I have some great memories of Chris Squire. (To be perfectly candid, I’m not going to purport to being his best friend or anything remotely close to that, or that every encounter was a wonderful experience, but in respect am focusing on the positive experiences here.) When Yes were rehearsing in Seattle before one tour, I spent some time with Chris and his second wife Melissa, and that was when Chris introduced me to pinot noir. I wasn’t much of a wine maven prior to that, but have been since, particularly those pinots. During that time, I drove them to Chandler’s Crab House at Lake Union, where we met up with Reek Havok and his then-wife, enjoying the delicious fare there.

We spent time at their fabulous Kirkland hotel overlooking Lake Washington. (True to rock star form, they eschewed staying at the bland Embassy Suites in nearby Bellevue where the other Yes members were housed.) There, we discussed the setlist, and I’ll never forget how I was trying to get him to see the pros of performing “On the Silent Wings of Freedom,” and all he could see was the cons: While he agreed its intro was promising, he made a distasteful “dingadingadinga” sound for the rest of the song. It was clear I wasn’t going to convince him.

I have been fortunate in having interviewed Chris Squire a number of times for Notes From the Edge. In this memorial, I wanted to share one of my best conversations with Chris, and this one seemed to fill that bill. One of the hallmarks of my Yes interviews was that I didn’t fail to pull punches when there was information I thought the fans wanted to hear. In bringing the band into the Internet age by creating their web site YesWorld, I essentially began working for them. However, I was fortunate here in having my cake and eating it too, as from the NFTE side I always felt I was a fan advocate.

In the interview below, I wanted to know the same thing fans were asking on the pre-Facebook forums, including the NFTE journals and Usenet groups like alt.music.yes: with Keys to Ascension 2 being released at about the same time as Open Your Eyes, why was the band promoting the latter when the former was more in the classic Yes mold?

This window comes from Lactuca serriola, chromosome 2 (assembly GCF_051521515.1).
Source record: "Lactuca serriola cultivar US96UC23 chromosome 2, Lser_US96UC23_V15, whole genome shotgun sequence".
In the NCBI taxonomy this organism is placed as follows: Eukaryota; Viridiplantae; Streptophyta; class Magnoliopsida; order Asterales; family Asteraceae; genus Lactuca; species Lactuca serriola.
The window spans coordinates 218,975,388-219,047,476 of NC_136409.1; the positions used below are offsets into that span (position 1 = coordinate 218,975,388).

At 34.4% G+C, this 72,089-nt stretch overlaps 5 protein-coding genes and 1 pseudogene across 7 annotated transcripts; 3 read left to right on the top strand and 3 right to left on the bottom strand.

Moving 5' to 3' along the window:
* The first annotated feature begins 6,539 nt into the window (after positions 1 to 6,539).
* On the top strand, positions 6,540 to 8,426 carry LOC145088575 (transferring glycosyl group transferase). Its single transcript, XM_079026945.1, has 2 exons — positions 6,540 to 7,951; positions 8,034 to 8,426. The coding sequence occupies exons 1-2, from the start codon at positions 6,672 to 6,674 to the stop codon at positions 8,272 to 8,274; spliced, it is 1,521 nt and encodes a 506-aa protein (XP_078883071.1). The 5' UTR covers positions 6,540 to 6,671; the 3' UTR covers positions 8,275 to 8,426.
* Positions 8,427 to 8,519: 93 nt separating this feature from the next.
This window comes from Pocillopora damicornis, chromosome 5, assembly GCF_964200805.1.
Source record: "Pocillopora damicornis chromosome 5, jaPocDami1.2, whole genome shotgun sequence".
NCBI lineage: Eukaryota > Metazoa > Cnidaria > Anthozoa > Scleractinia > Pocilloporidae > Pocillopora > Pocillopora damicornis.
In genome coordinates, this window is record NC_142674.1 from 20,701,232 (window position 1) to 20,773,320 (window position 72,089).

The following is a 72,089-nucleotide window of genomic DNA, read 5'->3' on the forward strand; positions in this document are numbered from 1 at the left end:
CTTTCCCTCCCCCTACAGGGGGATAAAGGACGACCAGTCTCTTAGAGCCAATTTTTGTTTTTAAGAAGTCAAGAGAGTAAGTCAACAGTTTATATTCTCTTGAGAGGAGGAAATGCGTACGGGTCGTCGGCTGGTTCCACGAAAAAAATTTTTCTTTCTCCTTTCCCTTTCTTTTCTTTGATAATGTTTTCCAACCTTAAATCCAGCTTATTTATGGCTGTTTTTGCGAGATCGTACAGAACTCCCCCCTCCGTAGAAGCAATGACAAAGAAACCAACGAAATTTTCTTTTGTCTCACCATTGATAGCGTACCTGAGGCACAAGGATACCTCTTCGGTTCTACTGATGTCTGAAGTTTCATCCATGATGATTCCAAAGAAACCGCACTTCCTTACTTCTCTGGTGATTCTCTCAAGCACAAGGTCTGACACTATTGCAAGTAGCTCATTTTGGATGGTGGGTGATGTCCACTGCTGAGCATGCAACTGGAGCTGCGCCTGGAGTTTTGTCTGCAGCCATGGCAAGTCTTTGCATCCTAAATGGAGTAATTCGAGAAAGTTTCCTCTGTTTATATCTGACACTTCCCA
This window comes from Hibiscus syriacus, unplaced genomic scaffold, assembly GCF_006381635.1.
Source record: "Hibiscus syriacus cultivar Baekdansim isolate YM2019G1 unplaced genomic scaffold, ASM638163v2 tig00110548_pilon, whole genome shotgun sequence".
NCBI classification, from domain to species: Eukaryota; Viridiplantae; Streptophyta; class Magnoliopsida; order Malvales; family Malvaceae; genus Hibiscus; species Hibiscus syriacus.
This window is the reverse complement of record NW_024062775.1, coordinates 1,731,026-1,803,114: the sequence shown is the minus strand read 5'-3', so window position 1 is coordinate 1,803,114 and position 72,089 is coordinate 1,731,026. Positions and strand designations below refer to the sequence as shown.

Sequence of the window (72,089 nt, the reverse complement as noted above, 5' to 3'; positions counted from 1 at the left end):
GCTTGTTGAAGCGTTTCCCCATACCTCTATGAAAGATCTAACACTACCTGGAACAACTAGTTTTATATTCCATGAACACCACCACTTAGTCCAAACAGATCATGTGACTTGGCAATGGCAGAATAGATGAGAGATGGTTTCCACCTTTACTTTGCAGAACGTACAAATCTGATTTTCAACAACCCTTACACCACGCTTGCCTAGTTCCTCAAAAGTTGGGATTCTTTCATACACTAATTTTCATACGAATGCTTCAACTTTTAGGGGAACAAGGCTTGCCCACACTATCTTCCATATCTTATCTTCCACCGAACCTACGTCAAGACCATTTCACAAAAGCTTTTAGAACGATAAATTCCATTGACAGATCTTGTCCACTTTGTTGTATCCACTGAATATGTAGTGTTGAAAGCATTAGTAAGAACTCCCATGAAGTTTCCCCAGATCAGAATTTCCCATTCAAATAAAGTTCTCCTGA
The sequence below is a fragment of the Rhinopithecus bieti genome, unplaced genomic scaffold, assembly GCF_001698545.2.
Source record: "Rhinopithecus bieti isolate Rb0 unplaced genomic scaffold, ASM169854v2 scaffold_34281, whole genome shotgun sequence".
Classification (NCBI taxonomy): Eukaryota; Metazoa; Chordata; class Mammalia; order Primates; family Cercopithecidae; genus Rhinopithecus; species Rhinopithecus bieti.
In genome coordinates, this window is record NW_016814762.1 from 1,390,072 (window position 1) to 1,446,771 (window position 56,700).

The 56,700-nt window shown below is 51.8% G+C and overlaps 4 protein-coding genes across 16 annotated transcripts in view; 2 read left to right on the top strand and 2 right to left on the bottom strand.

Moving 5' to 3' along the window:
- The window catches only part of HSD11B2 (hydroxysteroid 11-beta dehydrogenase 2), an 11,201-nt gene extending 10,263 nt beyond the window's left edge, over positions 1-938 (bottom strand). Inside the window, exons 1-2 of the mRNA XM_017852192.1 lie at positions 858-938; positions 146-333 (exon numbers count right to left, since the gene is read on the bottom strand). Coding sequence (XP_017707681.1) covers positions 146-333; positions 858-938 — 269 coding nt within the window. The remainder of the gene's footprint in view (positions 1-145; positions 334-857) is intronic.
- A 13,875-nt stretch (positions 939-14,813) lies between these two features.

In addition, there are other gems in this particular conversation. I believe this was the first time Chris Squire told the story of his interacting with Jimi Hendrix. Another great story was how he pretended to share John Lennon’s outrage at a listening party for the Beatles’ Abbey Road.

In any event there isn’t much more to say beyond R.I.P., Chris. You made an enormous impact on the lives of listener and musician alike. Say hi to Pete.

Click right here to read Mike Tiano’s interview with Chris Squire.

©2015 Mike Tiano. All Rights Reserved.

Mike Tiano

Mike Tiano

Best known for his work with the Yes-related fan page Notes From the Edge, Tiano launched the official website YesWorld and has written liner notes for several of the group's reissues. The Seattle resident is recording tracks for his upcoming album 'Creetisvan,' and is an expert on movies, TV, prog rock, and the Beatles. Contact Something Else! at reviews@somethingelsereviews.com.
Mike Tiano
Share this:
  • Samasiam

    Thank you for posting this, probably the most informative and educational interview I’ve ever heard with a great musician.

  • Ace Hamilton

    If there’s really anyone left who thinks that Squire was showing off, just compare him to Billy Sheehan. No matter how complex, with Squire there is never a note out of place or ill considered. Criticizing his playing would be analogous to Emperor Franz Joesph I chiding Mozart for “too many notes.”

Close